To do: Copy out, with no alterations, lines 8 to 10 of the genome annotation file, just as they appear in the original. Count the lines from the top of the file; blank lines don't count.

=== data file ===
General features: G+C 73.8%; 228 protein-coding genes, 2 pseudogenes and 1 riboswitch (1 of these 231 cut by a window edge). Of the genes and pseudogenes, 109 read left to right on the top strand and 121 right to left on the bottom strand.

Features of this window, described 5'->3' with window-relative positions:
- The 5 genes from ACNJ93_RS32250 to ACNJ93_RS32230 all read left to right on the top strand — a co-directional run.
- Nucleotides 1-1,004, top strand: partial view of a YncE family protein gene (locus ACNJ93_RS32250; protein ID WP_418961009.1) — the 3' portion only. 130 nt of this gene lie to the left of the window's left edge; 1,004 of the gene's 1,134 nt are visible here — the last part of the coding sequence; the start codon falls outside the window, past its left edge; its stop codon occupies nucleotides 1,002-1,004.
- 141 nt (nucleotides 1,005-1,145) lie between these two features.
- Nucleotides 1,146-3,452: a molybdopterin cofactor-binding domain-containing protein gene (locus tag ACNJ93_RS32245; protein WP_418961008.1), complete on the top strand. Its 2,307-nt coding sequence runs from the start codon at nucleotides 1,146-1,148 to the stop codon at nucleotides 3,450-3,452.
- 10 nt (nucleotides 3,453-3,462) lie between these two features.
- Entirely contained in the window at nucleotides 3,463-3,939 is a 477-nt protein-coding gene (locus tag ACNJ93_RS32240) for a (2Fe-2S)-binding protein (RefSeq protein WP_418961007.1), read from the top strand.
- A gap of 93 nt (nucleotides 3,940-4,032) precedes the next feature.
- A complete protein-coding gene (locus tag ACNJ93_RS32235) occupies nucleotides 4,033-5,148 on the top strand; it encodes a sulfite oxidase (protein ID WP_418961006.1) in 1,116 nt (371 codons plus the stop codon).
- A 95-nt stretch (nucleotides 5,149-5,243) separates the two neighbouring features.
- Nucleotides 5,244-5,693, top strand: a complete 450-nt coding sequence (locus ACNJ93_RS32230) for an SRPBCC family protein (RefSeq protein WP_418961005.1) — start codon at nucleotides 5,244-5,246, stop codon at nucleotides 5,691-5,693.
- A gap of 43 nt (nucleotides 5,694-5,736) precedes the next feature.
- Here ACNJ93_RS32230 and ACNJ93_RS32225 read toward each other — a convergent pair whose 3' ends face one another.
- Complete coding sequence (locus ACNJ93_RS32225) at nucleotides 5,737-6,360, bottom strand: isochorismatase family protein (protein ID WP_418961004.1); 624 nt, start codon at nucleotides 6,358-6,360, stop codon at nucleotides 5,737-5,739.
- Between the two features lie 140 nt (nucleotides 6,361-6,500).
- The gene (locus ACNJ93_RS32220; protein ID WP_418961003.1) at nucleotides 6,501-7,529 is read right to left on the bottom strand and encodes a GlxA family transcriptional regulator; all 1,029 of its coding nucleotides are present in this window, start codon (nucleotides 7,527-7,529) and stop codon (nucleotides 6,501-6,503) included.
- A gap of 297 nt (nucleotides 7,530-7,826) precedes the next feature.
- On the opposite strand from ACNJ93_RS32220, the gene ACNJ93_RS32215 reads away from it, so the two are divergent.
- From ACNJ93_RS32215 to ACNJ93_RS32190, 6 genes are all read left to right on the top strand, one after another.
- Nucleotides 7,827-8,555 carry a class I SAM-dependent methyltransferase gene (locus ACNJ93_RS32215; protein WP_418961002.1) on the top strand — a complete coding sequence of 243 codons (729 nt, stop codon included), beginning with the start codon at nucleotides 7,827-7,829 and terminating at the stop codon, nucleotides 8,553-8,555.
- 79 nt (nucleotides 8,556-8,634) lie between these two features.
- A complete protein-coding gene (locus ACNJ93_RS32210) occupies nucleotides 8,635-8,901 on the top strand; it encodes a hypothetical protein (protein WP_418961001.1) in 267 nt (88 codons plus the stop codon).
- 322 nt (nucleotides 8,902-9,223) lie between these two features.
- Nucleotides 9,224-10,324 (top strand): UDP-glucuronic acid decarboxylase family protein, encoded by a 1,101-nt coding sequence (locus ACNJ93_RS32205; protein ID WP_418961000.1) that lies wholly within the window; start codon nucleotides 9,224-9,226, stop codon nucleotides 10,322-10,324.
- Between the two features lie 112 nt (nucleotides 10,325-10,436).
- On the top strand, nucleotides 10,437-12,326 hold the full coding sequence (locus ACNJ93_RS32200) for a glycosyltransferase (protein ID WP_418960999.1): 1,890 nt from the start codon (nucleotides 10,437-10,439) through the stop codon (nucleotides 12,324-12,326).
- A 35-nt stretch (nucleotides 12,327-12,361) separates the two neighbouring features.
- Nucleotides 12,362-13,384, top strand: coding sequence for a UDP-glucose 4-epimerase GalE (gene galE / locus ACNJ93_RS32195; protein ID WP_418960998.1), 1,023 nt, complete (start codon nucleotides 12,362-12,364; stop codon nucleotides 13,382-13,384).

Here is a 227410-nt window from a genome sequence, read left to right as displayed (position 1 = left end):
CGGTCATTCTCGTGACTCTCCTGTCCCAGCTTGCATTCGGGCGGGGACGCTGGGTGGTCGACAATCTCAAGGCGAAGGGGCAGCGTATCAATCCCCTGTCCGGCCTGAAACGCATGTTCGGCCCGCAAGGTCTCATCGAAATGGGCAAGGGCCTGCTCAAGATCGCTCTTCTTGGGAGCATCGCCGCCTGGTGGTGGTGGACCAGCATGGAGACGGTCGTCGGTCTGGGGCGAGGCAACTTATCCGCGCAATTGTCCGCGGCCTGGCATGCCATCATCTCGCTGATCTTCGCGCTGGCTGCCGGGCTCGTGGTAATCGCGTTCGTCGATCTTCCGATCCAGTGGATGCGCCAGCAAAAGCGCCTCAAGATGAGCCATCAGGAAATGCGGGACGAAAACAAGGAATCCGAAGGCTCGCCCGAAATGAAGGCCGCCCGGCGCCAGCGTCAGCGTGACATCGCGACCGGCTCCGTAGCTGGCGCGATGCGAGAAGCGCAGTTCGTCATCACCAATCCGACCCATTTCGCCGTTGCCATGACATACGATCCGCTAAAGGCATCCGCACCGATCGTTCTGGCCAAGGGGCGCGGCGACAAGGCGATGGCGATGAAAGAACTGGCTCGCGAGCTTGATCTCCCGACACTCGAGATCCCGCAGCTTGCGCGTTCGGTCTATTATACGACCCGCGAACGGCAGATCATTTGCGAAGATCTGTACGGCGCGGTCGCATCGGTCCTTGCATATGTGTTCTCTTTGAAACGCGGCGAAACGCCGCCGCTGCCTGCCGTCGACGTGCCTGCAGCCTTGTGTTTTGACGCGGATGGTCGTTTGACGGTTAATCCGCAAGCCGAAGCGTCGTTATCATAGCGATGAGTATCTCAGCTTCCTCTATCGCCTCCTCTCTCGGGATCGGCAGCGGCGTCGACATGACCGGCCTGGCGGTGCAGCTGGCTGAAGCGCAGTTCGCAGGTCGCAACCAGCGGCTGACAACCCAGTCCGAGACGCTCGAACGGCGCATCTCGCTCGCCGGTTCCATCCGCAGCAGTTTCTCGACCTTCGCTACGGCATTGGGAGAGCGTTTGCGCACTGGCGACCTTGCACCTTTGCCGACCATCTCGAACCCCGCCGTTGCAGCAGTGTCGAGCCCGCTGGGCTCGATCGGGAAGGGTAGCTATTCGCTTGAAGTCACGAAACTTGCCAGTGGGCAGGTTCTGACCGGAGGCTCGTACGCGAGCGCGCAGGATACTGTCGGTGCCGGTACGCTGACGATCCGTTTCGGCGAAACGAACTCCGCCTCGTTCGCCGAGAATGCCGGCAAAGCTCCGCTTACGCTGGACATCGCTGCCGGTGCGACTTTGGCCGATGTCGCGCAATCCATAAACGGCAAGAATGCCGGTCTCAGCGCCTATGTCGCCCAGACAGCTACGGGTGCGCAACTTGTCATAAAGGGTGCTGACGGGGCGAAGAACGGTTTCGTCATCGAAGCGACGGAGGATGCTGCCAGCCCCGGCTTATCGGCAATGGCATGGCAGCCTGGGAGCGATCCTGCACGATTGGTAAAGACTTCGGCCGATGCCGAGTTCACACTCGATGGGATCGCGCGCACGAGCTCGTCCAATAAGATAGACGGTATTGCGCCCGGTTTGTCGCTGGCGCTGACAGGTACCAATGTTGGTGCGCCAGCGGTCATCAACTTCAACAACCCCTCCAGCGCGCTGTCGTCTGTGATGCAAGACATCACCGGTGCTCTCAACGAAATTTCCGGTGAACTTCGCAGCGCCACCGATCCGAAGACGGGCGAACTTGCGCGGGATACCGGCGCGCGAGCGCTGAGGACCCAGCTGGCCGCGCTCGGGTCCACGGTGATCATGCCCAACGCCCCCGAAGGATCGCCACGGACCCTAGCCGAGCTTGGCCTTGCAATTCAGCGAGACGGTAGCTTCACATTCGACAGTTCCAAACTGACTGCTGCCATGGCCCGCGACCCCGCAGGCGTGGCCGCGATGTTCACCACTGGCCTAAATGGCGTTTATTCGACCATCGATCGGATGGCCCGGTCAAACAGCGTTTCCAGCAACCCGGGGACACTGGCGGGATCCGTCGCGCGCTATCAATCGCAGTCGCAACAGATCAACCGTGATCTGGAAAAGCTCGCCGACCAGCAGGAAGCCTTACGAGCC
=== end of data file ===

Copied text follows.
- Entirely contained in the window at nucleotides 3,463-3,939 is a 477-nt protein-coding gene (locus tag ACNJ93_RS32240) for a (2Fe-2S)-binding protein (RefSeq protein WP_418961007.1), read from the top strand.
- A gap of 93 nt (nucleotides 3,940-4,032) precedes the next feature.
- A complete protein-coding gene (locus tag ACNJ93_RS32235) occupies nucleotides 4,033-5,148 on the top strand; it encodes a sulfite oxidase (protein ID WP_418961006.1) in 1,116 nt (371 codons plus the stop codon).